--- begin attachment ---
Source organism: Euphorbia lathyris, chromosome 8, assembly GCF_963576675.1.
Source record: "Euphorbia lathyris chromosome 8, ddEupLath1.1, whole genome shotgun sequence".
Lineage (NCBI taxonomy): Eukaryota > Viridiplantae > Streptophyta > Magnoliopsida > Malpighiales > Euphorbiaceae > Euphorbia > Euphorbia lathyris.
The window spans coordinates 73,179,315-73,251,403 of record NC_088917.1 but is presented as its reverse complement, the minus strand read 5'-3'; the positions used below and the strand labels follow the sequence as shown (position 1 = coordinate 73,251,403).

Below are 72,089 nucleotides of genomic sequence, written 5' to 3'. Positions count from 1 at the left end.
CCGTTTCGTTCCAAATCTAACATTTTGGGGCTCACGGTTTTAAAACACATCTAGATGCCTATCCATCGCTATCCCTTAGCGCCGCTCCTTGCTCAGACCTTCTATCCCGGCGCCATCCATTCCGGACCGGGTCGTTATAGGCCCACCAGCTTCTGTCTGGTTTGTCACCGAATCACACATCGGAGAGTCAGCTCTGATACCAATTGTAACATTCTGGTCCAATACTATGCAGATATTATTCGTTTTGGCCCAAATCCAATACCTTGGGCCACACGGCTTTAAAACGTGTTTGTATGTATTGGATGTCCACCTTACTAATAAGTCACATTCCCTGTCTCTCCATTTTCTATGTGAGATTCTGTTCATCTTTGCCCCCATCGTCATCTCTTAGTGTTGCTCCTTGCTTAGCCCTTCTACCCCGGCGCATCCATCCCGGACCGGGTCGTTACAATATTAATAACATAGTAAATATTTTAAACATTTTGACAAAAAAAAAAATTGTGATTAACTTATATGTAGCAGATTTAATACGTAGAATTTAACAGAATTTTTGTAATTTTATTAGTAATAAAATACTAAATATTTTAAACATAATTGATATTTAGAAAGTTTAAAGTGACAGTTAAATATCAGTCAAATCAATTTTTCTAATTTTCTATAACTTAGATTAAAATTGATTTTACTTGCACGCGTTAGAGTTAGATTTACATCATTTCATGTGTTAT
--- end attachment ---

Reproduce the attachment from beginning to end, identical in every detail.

Source organism: Euphorbia lathyris, chromosome 8, assembly GCF_963576675.1.
Source record: "Euphorbia lathyris chromosome 8, ddEupLath1.1, whole genome shotgun sequence".
Lineage (NCBI taxonomy): Eukaryota > Viridiplantae > Streptophyta > Magnoliopsida > Malpighiales > Euphorbiaceae > Euphorbia > Euphorbia lathyris.
The window spans coordinates 73,179,315-73,251,403 of record NC_088917.1 but is presented as its reverse complement, the minus strand read 5'-3'; the positions used below and the strand labels follow the sequence as shown (position 1 = coordinate 73,251,403).

Below are 72,089 nucleotides of genomic sequence, written 5' to 3'. Positions count from 1 at the left end.
CCGTTTCGTTCCAAATCTAACATTTTGGGGCTCACGGTTTTAAAACACATCTAGATGCCTATCCATCGCTATCCCTTAGCGCCGCTCCTTGCTCAGACCTTCTATCCCGGCGCCATCCATTCCGGACCGGGTCGTTATAGGCCCACCAGCTTCTGTCTGGTTTGTCACCGAATCACACATCGGAGAGTCAGCTCTGATACCAATTGTAACATTCTGGTCCAATACTATGCAGATATTATTCGTTTTGGCCCAAATCCAATACCTTGGGCCACACGGCTTTAAAACGTGTTTGTATGTATTGGATGTCCACCTTACTAATAAGTCACATTCCCTGTCTCTCCATTTTCTATGTGAGATTCTGTTCATCTTTGCCCCCATCGTCATCTCTTAGTGTTGCTCCTTGCTTAGCCCTTCTACCCCGGCGCATCCATCCCGGACCGGGTCGTTACAATATTAATAACATAGTAAATATTTTAAACATTTTGACAAAAAAAAAAATTGTGATTAACTTATATGTAGCAGATTTAATACGTAGAATTTAACAGAATTTTTGTAATTTTATTAGTAATAAAATACTAAATATTTTAAACATAATTGATATTTAGAAAGTTTAAAGTGACAGTTAAATATCAGTCAAATCAATTTTTCTAATTTTCTATAACTTAGATTAAAATTGATTTTACTTGCACGCGTTAGAGTTAGATTTACATCATTTCATGTGTTAT